(UPDATED) Pew surveys 30,000 Indians across 6 faiths and 17 languages and finds support for tolerance yet also segregation.
A third of Hindus in India would not be willing to accept a Christian as a neighbor. Neither would a quarter of Indian Muslims or Sikhs.
Only a third of Indian Christians are very concerned about stopping inter-religious marriage, vs. two-thirds or more of Hindus, Muslims, and the general Indian population.
A quarter of Christians say religious diversity harms India, while about half say it benefits the country.
A third of Indian Christians identify as Catholics and half identify with Protestant denominations. A third of Christians identify as members of Scheduled Castes, often called Dalits (and formerly the pejorative untouchables).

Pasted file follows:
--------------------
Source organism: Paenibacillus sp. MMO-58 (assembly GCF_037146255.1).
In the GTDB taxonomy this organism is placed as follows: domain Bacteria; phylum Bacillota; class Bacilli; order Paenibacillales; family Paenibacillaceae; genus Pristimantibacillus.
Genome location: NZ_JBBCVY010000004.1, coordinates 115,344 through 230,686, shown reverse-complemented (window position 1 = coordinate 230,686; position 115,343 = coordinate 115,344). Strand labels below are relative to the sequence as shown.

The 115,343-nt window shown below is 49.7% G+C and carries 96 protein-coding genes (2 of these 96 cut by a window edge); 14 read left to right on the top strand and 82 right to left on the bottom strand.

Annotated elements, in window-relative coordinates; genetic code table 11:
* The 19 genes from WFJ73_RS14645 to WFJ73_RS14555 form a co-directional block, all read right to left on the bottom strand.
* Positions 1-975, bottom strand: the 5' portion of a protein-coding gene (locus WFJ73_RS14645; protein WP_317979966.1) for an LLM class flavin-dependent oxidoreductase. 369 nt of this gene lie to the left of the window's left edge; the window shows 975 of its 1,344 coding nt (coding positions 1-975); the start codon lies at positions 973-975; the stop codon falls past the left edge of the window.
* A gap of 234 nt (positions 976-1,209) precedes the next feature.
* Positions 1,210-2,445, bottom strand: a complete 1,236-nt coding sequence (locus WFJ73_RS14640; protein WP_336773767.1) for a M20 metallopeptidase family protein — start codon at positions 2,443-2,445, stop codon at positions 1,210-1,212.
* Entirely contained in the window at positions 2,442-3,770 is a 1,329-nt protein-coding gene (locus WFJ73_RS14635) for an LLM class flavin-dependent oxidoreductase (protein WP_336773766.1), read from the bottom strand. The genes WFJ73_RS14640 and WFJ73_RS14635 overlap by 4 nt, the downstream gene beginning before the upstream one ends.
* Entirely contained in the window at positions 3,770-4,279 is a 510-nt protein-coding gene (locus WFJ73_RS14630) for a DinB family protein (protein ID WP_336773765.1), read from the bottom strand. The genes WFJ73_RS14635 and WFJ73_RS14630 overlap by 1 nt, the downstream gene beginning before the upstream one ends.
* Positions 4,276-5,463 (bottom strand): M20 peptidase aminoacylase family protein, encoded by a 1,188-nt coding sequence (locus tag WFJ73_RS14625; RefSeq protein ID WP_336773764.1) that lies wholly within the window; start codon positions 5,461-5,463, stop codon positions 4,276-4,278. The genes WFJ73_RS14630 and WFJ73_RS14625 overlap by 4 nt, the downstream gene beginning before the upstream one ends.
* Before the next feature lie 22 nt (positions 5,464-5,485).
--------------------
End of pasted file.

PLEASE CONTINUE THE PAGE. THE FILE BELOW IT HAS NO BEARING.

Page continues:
Almost all Indian Christians are very proud to be Indian, and three-quarters agree that Indian culture is superior to others.
These are among the findings of “Religion in India: Tolerance and Segregation,” a significant new report released today by the Pew Research Center. Its conclusion, in a sentence: “Indians say it is important to respect all religions, but major religious groups see little in common and want to live separately.”